Finally Fall. The unprecedented summer heat that sent Florida Bay water temperatures to new heights has finally come back down to Earth. Northerly winds are blowing the energy sucking humidity south and heavy rains have freshened things up throughout Everglades National Park. One might say the weather is pretty darn nice this time of year, and luckily for us, the fish are responding positively to it.
Autumn marks the best snook fishing of the year. Heavy rains push baitfish and snook out of the creeks and crannies of the Everglades proper and into Florida Bay where we can get to them more easily. The fall equinox also brings the highest tides of the year making shoreline deadfall and mainland beaches some of the most reliable snook spots on the planet. Mangrove islands and the motes circling them also provide great snook habitat, however, beware of the sharks. Sharks have become a huge problem in popular snook spots throughout Florida Bay, taking bites out of hooked snook before anglers can get them to the boat. If you encounter sharks (mostly lemon sharks) you must take the high road and quit fishing in that area. As hard as it is to leave a productive spot, if we continue to teach the local sharks that fishermen equal food, we are part of the problem.
Good news on the redfish front: for the first time since the “Great Post Hurricane Irma Redfish Bumper Crop of 2017” (I made that up), we are seeing large numbers of juvenile redfish in Florida Bay. Redfish spawn in September and grow approximately an inch a month during their first year. The fish we have been seeing lately are last year’s crop and are 12”-14” long. Until now they were a little too small to take typical baits and artificials that we usually use to catch them, but now they’re just big enough to get their mouth around them. This is such good news because this most likely means we will continue to have excellent red fishing for the next few years until they mature. After they “grow up” they move out of Florida Bay and spend most of their time in the open Gulf where we don’t cross paths with them as much. When you find one juvenile red, you’ll usually find a bunch of them. Scale down your bait size, mash down the barbs on your jig heads and have fun with those little guys but be nice. Remember, if you handle them with care, they’ll be slot size fish next year.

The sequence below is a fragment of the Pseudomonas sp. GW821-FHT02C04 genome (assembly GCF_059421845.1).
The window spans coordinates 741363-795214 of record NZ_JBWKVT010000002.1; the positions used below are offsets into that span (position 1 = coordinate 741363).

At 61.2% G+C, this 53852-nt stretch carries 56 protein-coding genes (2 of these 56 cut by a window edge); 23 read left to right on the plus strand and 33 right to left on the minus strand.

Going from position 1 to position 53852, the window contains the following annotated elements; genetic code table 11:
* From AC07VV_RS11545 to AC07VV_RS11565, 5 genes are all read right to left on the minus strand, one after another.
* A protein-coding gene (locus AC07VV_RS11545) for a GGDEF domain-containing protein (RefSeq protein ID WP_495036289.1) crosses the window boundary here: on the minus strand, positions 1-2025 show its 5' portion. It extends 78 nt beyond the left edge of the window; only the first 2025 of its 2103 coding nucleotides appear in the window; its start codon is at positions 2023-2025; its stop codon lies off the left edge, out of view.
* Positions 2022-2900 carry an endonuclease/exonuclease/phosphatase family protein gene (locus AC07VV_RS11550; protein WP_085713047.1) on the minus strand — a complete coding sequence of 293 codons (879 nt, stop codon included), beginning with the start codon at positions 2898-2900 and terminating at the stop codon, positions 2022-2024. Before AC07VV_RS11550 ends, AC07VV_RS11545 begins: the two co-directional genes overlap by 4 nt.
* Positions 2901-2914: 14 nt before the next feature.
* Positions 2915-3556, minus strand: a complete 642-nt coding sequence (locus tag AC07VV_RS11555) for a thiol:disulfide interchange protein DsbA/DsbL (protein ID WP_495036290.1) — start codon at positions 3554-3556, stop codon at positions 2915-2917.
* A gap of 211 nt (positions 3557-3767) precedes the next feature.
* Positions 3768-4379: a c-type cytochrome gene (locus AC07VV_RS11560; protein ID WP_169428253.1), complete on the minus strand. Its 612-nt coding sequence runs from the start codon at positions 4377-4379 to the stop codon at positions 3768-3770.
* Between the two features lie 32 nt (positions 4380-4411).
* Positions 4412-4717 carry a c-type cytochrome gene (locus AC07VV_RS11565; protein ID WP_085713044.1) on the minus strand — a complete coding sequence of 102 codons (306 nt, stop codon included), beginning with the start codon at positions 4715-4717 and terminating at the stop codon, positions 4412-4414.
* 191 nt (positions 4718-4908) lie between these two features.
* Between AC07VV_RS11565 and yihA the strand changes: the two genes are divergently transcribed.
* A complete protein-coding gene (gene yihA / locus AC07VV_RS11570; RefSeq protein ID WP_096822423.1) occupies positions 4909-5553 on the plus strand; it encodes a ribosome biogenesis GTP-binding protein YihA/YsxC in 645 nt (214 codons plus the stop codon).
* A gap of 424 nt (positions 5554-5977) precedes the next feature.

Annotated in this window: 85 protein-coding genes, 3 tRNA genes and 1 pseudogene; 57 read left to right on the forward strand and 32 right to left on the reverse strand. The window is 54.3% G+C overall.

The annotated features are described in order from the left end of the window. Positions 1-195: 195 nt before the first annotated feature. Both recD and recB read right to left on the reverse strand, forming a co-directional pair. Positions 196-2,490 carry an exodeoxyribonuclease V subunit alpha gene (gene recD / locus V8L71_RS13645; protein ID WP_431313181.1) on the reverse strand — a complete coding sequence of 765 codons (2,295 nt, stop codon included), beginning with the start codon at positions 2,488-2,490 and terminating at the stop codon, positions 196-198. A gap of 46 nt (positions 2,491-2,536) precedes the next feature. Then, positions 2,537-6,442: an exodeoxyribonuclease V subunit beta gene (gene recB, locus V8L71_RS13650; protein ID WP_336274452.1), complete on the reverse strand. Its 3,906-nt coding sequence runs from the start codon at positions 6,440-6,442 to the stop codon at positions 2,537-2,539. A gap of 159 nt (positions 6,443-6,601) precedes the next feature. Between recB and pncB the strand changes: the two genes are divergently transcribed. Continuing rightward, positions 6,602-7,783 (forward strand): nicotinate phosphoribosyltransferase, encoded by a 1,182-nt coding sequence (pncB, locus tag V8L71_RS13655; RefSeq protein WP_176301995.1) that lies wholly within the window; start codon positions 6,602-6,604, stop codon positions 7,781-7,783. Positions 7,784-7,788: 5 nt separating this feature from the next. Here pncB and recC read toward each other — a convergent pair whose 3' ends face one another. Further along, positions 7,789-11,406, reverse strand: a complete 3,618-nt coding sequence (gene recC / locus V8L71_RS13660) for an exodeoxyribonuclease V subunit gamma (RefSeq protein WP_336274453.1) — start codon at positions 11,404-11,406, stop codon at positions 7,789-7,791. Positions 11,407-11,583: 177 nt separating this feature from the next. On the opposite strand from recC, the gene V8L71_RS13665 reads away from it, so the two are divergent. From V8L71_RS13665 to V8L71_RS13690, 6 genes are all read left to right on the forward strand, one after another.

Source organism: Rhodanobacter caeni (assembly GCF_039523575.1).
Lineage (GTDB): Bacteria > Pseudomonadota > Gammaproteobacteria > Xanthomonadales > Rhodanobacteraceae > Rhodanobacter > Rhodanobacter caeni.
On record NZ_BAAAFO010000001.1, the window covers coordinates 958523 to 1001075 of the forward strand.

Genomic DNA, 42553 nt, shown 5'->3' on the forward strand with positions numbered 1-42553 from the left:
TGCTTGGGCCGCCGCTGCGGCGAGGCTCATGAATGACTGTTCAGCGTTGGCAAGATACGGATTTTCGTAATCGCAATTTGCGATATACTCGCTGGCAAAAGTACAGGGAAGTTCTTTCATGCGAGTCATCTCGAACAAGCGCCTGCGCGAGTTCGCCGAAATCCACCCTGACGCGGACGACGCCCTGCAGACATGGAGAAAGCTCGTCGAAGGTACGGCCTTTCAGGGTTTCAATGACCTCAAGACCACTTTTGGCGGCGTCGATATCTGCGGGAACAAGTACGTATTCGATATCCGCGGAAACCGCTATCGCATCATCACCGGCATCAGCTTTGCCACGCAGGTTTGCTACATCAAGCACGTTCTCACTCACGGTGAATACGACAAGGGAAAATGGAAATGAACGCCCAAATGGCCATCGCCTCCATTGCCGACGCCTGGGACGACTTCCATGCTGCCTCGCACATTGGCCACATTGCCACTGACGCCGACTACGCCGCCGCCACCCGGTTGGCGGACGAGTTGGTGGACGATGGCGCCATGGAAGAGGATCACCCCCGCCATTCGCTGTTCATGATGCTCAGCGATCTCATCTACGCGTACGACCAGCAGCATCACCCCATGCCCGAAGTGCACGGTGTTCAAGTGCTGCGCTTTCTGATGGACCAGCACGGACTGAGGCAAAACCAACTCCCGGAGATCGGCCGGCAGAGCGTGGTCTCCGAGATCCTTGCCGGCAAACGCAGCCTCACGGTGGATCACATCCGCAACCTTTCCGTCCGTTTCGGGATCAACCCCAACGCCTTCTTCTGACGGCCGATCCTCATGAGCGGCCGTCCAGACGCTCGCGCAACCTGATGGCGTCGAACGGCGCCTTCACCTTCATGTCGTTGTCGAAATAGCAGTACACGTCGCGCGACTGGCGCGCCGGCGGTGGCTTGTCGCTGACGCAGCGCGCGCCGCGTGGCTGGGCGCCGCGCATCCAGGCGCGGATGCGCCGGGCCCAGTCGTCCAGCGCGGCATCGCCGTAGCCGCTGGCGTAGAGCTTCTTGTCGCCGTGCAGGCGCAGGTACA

Fall in Florida Bay is notorious for the “mullet run.” Black and silver mullet push down from the North to dine on the endless decaying vegetation in the mud and silt along the Bay’s bottom. When the mullet school up and feed, they leave huge “muds” up to a mile long/wide in the areas where they have been feeding. As the mullet root around in the silt hunting for goodies, they inevitably “goose” inhabitants of the mud like shrimp, small ground fish and crabs temporarily out of their hiding places. Gamefish such as spotted seatrout, ladyfish, jacks, snapper and pompano have figured out that if they just follow these schools of mullet around, they’ll reap the rewards of their hard work and feed on the displaced baitfish and crustaceans. Bouncing jigs and shrimp on the bottom while drifting through these muds is always good for a variety of bites. Some like to suspend their offering under a popping cork a foot or so off the bottom to give a little added “pop”. In addition, some gamefish such as tarpon, sharks, sawfish and big jacks prefer to go to the source and feed on the mullet themselves. One of the most exciting things you’ll ever see is a hundred-pound tarpon cartwheeling through a school of mullet as it tries to get a snack. Sometimes the mullet are so thick it’s hard to get your bait noticed and getting bites from the big fish seems futile. Stick with it, they usually come around. If not, just watching “the show” of marauding gamefish going berserk while taking advantage of this once-a-year phenomenon is sometimes just as much fun as catching them.